“He travels the fastest who travels alone,” said Rudyard Kipling in his poem “The Winners.”
According to Webster’s, one of the definitions of the word fit is to be “sound physically and mentally.” It certainly helps to be on the top of your game mentally and physically when it comes to traveling, but what does FIT stand for in travel today?
The FIT Traveler
FIT is often used as an acronym for “free independent traveler.” Trekkers who fall under this category have a strong sense of knowing exactly what they want when it comes to travel. They prefer to go it alone and take to the open road on their own terms. The song “Go Your Own Way,” by Fleetwood Mac comes to mind as a theme song when it comes to independent voyagers. They often exhibit great curiosity in their surroundings, don’t mind their own company and often travel to satisfy special interests, wanderlust and a sense of adventure.
In the past, the FIT acronym most suited students taking a year off after school to find themselves and see the world. That was then and this is now. The modern, solo adventurer crosses all demographics. An independent traveler no longer stays in hostels. FITs select the own hotels (quite often good ones), create their own schedules, select their own destinations, shop transportation options and stick to their own interests. Solo travel is also a growing trend according to Lonely Planet. To date, it shows no sign of going away. And you can bet travel agents and hotels are taking notice and providing services for those who “travel fastest and alone.”
Why Travel as a FIT?
Why not? Like lots of businesses, the travel industry has seen a lot of change with the rise in online commerce. In particular the use of online travel sites that offer a variety of options for discounts in airline fares and places to stay for the tourist and the business traveler have demystified the work of the professional travel agent. The hospitality and travel industries have responded in kind by offering guides for traveling solo. At many hotels solo travelers are no longer charged extra fees just for booking a single room.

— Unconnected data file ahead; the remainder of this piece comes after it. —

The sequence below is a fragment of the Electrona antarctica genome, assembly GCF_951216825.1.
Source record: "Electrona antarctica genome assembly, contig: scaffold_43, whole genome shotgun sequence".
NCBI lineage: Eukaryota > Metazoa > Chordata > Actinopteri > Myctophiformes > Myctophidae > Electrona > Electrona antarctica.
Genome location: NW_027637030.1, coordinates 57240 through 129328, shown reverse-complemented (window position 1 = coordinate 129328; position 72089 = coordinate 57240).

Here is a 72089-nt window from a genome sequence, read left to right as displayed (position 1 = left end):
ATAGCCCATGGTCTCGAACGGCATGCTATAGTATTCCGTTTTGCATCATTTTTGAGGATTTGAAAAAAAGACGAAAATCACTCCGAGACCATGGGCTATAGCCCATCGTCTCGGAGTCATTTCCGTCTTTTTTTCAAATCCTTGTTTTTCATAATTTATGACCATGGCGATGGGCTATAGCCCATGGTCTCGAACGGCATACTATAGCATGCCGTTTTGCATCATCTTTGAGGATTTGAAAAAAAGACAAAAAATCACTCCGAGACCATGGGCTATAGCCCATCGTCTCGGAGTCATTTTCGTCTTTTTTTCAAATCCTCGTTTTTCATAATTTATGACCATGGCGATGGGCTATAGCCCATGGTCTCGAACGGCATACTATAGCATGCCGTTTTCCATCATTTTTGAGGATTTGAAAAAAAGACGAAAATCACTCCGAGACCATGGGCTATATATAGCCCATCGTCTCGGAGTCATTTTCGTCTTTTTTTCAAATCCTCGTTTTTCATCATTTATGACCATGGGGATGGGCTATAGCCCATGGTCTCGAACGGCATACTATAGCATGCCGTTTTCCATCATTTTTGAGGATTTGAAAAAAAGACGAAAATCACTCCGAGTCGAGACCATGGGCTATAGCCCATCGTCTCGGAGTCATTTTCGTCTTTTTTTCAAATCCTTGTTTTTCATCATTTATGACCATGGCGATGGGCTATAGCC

Reasons to Go It Alone
There are many benefits to solo travel that include:
• Lower costs. Solo travel is less expensive.
• Opportunities to follow a special interest. A single traveler may want to pursue a destination to fulfill a desire to learn more about a subject or to pursue a hobby. Such travel might include destinations that specialize in subjects as varied as yoga, hiking, theater, cooking, wine making as well as trips to expand general education.
• Time for reflection. As a FIT you give yourself time to learn more about yourself.
• Freedom. Travel on your own terms. Choose where and when you travel.
• Exposure to new cultures. As a fully independent traveler you can meet new people from different cultures (not surrounded by tourists of your ilk).
• Opportunities to see places off the beaten path. Single travel is great for going to unusual destinations. Antarctica anyone?
• Value. Solo travel is a chance to create unforgettable experiences.
• Chances to cross destinations off your must-see list.
Packing as an Independent Voyager or the Nuts and Bolts of Solo Travel Paraphernalia
Those who travel on their own often don’t want to have to be weighed down by a lot of baggage. The adventurous voyager usually wants gear that can be carried on a plane without having to wait on long lines to claim baggage. Light weight and portability count. After all, if you want to avoid the hassles of travel and explore on your own terms why create extra work for yourself?
Baggage for the single voyager often falls down to two selections: backpacks or luggage. Lifehacker offers tips to make your selection easier. Choice usually boils down to your destination, the time you’ll be away and your clothing choices.
Some Sensible Things to Keep in Mind
It’s always best to do your homework before going it alone. This doesn’t just apply to checking out the best deals for air and ground fares or shopping hotels. You should also be aware of any hotspots or travel danger zones before you make your plans.
A good resource to check is the U.S. State Department website before you make your travel arrangements to make sure there are no travel warnings.
It goes without saying that if you are venturing abroad you have your passport handy and the phone numbers and addresses of the U.S. embassies at your destination(s).
So let’s again ask the question we started with: What does FIT stand for in travel? The answers are lots of fun, lasting memories, a sense of accomplishment and renewed self-esteem. You did it. You traveled on your own terms.